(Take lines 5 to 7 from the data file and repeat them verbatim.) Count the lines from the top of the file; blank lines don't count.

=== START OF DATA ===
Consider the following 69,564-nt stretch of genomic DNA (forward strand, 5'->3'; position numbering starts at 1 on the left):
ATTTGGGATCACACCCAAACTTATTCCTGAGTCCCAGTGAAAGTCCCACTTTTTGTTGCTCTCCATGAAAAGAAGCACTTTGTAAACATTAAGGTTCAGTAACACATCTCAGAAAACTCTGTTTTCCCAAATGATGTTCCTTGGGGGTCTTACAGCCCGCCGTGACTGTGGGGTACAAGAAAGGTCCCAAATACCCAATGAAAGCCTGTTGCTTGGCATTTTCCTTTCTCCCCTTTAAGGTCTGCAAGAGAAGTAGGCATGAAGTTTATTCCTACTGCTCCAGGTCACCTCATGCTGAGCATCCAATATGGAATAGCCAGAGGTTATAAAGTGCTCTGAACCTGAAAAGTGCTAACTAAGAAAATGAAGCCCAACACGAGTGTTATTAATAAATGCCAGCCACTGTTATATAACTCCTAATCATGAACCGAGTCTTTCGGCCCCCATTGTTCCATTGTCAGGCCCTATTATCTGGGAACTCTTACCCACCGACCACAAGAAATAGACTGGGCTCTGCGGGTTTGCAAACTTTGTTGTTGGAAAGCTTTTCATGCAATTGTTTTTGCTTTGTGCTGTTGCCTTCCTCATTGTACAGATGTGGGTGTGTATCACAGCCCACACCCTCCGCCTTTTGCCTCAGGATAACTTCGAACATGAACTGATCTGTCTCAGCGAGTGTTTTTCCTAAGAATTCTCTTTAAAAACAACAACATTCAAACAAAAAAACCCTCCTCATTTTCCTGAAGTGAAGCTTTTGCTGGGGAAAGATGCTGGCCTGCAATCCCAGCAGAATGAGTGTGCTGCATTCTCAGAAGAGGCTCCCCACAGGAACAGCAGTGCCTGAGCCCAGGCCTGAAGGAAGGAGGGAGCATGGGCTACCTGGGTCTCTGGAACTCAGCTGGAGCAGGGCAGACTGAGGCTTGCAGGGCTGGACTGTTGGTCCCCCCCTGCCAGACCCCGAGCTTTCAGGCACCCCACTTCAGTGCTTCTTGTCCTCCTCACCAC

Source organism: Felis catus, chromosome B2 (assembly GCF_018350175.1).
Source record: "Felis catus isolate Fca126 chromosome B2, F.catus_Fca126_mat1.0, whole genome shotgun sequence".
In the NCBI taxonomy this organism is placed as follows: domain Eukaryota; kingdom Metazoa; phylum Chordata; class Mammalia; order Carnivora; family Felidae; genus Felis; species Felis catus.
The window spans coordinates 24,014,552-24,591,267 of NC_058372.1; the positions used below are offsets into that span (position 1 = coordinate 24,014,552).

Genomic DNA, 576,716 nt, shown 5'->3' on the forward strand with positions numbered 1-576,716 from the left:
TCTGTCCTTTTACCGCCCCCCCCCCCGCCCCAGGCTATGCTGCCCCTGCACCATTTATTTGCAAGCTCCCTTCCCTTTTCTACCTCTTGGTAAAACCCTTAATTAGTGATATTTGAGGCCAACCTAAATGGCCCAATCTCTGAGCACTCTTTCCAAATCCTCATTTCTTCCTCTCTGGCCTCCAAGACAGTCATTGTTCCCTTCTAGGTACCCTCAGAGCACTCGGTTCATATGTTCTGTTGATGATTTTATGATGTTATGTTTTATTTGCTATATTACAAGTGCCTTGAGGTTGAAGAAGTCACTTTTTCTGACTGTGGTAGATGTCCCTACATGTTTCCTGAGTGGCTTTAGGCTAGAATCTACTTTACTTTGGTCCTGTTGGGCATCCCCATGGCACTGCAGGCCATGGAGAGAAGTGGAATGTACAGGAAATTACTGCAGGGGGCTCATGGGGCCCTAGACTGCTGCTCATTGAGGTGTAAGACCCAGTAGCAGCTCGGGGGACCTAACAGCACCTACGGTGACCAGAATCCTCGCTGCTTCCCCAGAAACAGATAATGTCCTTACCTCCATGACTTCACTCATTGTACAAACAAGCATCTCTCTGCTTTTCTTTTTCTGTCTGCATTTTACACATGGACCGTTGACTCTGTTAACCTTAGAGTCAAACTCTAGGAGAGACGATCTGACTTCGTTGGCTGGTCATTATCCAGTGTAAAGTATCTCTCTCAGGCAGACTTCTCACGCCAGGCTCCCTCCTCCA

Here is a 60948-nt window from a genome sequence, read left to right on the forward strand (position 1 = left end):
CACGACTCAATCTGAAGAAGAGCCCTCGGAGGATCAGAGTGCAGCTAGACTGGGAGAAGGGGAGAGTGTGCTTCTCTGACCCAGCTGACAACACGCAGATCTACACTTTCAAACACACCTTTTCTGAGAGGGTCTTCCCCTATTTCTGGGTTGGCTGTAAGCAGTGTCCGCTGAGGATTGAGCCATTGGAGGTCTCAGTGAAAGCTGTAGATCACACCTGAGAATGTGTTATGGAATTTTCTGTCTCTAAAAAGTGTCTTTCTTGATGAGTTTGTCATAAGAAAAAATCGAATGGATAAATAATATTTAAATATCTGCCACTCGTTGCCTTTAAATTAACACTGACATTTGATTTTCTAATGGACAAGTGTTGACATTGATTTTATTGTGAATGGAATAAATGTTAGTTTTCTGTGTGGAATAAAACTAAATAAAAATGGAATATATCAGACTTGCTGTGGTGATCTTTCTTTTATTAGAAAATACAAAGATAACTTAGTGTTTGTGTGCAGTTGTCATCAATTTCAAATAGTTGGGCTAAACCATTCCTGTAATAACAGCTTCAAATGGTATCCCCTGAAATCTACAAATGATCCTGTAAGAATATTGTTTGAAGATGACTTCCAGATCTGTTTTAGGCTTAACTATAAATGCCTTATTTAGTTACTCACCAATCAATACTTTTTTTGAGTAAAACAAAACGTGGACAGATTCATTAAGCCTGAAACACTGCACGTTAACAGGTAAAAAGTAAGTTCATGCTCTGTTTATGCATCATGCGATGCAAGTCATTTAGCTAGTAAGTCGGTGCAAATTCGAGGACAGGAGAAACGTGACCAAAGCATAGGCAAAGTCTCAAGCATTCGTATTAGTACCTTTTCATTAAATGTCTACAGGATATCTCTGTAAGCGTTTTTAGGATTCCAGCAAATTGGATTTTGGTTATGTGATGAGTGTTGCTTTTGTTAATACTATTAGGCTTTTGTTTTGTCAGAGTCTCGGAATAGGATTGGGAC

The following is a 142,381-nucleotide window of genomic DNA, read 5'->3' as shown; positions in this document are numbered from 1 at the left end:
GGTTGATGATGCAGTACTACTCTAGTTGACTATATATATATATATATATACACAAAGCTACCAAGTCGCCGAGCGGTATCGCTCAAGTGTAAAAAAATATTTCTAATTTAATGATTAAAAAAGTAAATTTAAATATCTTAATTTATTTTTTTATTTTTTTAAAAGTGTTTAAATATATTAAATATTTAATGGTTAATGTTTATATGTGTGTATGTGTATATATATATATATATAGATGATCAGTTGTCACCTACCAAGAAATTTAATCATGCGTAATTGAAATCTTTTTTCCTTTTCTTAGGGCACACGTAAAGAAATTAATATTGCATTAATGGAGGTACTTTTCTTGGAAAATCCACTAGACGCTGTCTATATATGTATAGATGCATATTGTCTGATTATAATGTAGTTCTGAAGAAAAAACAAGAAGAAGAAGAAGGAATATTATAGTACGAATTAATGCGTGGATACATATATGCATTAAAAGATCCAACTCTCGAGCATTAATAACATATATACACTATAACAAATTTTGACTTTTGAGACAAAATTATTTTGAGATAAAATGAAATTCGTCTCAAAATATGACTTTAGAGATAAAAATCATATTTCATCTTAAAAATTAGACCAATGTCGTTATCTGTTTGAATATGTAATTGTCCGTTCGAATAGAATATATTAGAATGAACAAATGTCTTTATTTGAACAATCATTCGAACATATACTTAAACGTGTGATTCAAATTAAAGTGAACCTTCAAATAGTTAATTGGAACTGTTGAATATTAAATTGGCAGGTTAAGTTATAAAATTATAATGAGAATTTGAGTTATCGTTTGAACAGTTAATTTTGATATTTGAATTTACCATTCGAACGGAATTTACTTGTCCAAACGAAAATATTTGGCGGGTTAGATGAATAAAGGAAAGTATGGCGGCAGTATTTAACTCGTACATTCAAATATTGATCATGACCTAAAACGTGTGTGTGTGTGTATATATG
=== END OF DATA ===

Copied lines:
In the NCBI taxonomy this organism is placed as follows: domain Eukaryota; kingdom Metazoa; phylum Chordata; class Mammalia; order Carnivora; family Felidae; genus Felis; species Felis catus.
The window spans coordinates 24,014,552-24,591,267 of NC_058372.1; the positions used below are offsets into that span (position 1 = coordinate 24,014,552).

Genomic DNA, 576,716 nt, shown 5'->3' on the forward strand with positions numbered 1-576,716 from the left: